The mineral resource needs of the future will be different to those of the past and present. Delivering the UN 2030 Sustainable Development Agenda and implementing the COP 21 Paris Agreement to decarbonise the global economy will alter and add significantly to the demand for metals and minerals by both developed and developing countries. Our growing global population rightly expects greater prosperity and more equitable access to resources, and is becoming more industrialised and urbanised.
We are only beginning to understand the challenge of meeting these needs in a way which is environmentally, economically and socially sustainable. Meeting this challenge will depend on cutting-edge research across the geosciences and in other disciplines, including engineering, economics and social sciences – and will require engagement with industry, the financial community, policy-makers and the wider public.
Introducing our Year of Resources running throughout 2018, this meeting will bring together a wide community of geoscientists and others to explore how we can address this challenge, and start to develop a roadmap for this multidisciplinary effort.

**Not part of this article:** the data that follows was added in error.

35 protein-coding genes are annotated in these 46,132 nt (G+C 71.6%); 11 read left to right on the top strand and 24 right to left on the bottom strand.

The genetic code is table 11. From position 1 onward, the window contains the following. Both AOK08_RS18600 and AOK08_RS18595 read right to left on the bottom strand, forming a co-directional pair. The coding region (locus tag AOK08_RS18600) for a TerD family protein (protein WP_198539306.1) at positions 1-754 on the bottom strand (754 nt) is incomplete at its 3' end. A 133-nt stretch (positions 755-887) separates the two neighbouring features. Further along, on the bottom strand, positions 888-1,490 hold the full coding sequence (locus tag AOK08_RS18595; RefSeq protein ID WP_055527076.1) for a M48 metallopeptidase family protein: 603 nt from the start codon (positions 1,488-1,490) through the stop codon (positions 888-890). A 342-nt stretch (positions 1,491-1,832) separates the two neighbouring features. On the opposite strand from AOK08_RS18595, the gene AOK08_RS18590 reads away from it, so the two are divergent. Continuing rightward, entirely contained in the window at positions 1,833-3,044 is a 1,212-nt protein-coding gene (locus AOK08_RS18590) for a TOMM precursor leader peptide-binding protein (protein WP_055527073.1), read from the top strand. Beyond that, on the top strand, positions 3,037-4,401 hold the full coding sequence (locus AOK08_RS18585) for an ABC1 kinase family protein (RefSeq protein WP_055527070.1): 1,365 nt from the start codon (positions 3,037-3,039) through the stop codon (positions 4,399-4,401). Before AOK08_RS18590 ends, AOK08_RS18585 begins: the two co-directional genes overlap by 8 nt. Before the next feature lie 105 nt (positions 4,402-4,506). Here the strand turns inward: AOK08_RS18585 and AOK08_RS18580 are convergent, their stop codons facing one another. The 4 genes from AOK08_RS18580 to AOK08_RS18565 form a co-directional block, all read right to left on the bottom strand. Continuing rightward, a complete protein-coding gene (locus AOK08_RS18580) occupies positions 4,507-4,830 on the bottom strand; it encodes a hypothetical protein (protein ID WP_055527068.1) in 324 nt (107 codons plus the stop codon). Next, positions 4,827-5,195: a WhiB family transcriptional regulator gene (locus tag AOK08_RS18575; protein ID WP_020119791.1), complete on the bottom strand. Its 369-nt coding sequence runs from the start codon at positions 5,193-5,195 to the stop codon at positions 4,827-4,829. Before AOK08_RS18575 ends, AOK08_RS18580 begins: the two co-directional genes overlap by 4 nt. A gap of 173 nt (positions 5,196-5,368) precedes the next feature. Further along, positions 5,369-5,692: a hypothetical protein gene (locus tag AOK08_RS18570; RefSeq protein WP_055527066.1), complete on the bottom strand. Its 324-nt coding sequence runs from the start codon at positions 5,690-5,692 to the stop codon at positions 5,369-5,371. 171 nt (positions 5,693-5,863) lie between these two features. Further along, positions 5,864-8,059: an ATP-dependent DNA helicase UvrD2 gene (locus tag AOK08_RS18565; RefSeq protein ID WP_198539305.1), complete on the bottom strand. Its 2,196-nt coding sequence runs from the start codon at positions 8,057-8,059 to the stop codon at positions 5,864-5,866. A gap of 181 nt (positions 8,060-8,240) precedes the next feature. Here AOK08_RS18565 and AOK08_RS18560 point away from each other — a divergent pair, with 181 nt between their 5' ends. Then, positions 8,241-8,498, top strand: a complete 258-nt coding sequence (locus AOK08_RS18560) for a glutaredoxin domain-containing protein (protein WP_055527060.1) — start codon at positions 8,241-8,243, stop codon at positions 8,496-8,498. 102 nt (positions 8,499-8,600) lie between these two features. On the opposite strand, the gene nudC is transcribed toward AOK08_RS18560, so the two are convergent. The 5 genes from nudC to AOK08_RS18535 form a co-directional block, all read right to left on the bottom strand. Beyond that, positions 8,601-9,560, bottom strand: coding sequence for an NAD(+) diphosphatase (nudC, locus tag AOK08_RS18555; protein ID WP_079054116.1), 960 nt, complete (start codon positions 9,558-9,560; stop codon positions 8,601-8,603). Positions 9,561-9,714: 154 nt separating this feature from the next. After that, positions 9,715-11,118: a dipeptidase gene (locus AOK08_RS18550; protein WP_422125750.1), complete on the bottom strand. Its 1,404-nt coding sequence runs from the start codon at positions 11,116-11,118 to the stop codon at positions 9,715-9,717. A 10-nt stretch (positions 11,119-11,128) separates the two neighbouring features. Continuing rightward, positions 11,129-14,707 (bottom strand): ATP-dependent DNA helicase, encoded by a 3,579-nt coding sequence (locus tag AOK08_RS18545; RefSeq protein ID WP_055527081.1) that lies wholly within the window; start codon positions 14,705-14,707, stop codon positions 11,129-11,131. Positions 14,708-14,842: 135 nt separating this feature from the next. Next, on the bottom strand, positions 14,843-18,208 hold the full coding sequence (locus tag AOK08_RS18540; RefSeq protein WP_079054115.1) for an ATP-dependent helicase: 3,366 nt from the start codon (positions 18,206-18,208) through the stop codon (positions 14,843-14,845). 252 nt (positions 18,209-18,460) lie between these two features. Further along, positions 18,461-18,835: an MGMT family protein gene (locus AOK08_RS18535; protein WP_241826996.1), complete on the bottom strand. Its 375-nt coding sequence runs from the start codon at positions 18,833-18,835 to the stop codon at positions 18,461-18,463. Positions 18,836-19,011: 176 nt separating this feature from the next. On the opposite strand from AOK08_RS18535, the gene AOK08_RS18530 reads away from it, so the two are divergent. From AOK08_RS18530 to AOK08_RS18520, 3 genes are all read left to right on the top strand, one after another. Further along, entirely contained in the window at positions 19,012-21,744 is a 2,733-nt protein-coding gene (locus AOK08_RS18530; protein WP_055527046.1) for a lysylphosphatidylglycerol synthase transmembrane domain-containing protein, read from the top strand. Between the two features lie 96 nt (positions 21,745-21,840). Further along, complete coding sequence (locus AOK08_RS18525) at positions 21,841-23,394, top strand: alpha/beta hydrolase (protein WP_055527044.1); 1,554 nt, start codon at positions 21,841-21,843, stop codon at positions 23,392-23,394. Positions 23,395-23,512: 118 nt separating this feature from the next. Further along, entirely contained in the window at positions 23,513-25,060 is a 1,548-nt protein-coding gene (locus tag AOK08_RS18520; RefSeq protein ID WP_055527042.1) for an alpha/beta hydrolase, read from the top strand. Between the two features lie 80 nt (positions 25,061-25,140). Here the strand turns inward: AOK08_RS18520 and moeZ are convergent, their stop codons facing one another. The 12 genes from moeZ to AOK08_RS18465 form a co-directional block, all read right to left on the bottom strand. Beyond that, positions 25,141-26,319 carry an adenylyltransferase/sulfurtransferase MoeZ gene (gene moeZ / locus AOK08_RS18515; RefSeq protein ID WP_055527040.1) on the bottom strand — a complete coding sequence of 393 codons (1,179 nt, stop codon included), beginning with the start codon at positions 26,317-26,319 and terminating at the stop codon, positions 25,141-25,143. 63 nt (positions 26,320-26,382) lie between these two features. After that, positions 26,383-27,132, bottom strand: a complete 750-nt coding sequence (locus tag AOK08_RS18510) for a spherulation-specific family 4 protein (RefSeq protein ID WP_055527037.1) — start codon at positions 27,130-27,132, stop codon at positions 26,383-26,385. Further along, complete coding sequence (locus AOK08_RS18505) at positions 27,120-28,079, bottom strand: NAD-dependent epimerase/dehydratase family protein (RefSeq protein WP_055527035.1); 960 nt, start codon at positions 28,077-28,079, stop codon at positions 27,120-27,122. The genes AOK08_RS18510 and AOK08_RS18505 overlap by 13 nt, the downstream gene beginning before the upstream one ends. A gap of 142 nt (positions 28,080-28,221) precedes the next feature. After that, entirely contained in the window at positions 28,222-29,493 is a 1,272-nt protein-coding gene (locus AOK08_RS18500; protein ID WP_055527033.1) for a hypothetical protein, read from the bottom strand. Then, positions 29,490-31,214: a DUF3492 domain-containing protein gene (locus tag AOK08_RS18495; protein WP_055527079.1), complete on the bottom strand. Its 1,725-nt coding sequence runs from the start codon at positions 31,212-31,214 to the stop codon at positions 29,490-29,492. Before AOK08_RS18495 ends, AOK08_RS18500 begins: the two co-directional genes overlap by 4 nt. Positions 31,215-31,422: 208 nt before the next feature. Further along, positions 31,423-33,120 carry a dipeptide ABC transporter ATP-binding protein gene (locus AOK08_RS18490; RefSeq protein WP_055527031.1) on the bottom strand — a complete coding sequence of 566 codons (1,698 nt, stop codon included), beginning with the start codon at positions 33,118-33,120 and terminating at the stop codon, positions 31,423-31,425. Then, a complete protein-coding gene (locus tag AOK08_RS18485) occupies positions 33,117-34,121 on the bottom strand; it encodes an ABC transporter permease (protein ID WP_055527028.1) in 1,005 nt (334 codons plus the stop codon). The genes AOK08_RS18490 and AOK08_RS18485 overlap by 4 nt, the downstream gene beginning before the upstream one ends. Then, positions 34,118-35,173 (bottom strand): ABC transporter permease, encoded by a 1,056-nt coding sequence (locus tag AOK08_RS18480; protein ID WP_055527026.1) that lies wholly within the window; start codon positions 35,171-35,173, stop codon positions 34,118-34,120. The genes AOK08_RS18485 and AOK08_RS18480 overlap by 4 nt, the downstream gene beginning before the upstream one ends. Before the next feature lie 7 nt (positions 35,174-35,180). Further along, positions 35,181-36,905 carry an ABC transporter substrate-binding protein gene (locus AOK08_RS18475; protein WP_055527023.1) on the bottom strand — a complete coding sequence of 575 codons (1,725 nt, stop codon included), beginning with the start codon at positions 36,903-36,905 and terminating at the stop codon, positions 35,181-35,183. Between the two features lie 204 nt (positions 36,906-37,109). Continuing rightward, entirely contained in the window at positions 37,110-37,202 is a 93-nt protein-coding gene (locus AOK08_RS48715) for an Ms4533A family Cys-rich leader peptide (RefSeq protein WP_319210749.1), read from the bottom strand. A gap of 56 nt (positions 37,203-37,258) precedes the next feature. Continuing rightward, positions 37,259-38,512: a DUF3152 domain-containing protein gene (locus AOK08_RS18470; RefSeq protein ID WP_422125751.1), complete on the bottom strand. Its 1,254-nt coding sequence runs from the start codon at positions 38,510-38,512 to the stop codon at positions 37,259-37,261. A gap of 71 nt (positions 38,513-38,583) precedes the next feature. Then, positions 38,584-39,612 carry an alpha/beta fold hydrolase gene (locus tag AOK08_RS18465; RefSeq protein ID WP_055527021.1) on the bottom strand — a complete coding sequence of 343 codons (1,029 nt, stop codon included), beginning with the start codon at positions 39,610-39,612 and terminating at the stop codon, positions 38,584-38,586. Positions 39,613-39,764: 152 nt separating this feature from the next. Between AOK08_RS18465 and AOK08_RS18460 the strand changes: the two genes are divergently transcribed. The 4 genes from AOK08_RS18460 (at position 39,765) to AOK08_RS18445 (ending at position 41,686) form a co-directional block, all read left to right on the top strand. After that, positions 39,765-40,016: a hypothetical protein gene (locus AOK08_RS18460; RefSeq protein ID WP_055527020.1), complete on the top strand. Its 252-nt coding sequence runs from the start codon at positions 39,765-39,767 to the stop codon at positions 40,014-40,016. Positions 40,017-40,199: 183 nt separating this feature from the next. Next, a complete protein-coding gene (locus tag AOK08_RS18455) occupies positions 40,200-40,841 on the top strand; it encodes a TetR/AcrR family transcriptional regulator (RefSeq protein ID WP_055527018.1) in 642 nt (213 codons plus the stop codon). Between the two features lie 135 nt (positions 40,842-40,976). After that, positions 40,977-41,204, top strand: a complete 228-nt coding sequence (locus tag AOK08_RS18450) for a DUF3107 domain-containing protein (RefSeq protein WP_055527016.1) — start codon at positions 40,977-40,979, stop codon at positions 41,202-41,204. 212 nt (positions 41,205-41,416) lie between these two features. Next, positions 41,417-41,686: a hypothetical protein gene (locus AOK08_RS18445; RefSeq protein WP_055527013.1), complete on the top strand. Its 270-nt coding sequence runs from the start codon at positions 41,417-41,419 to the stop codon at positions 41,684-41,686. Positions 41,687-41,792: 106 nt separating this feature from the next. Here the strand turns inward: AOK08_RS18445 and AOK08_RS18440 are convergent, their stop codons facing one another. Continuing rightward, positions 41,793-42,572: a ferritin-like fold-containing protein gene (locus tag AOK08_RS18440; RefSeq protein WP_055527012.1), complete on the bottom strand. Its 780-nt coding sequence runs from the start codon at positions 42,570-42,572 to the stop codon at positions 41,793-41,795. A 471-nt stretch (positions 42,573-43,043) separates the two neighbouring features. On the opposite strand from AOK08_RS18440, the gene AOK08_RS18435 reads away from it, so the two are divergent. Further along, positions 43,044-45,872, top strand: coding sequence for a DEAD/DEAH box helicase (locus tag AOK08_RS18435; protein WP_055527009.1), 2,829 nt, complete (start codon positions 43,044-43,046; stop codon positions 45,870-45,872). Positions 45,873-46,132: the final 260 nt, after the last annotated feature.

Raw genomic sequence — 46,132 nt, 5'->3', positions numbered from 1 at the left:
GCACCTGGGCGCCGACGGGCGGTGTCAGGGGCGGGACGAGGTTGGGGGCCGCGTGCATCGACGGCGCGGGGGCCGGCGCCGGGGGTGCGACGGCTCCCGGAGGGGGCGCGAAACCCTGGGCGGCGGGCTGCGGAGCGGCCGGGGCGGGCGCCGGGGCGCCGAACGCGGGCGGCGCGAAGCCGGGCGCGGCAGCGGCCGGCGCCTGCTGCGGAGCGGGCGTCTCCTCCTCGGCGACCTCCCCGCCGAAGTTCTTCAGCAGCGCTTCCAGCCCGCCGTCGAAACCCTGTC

It is held in conjunction with the IUGS Resourcing Future Generations initiative, and will inform the major IUGS conference on this topic to be held in Vancouver in June 2018.
Theme 1: Future demand
- Resource needs for the transition to a low carbon economy.
- Resource needs for global development.
- Impact of continued urbanisation.
Theme 2: Where will future resources come from?
- Where might we discover or access new geological resources?
- What are the barriers to their extraction?
- What is the possible contribution from recycling and improved design?
- What research is needed to address these questions?
Theme 3: Meeting the resource challenge responsibly
- What roles do geoscience and other disciplines have?
- Resource governance.
- Social responsibility and engagement.
- Sustainability – social, environmental and economic
Theme 4: Who do should we engage in this effort, and how?
- Raising public awareness.
- Building dialogue with policy makers (UK, EU, US) on future mineral needs, including critical minerals.
- Building a roadmap and an interdisciplinary community.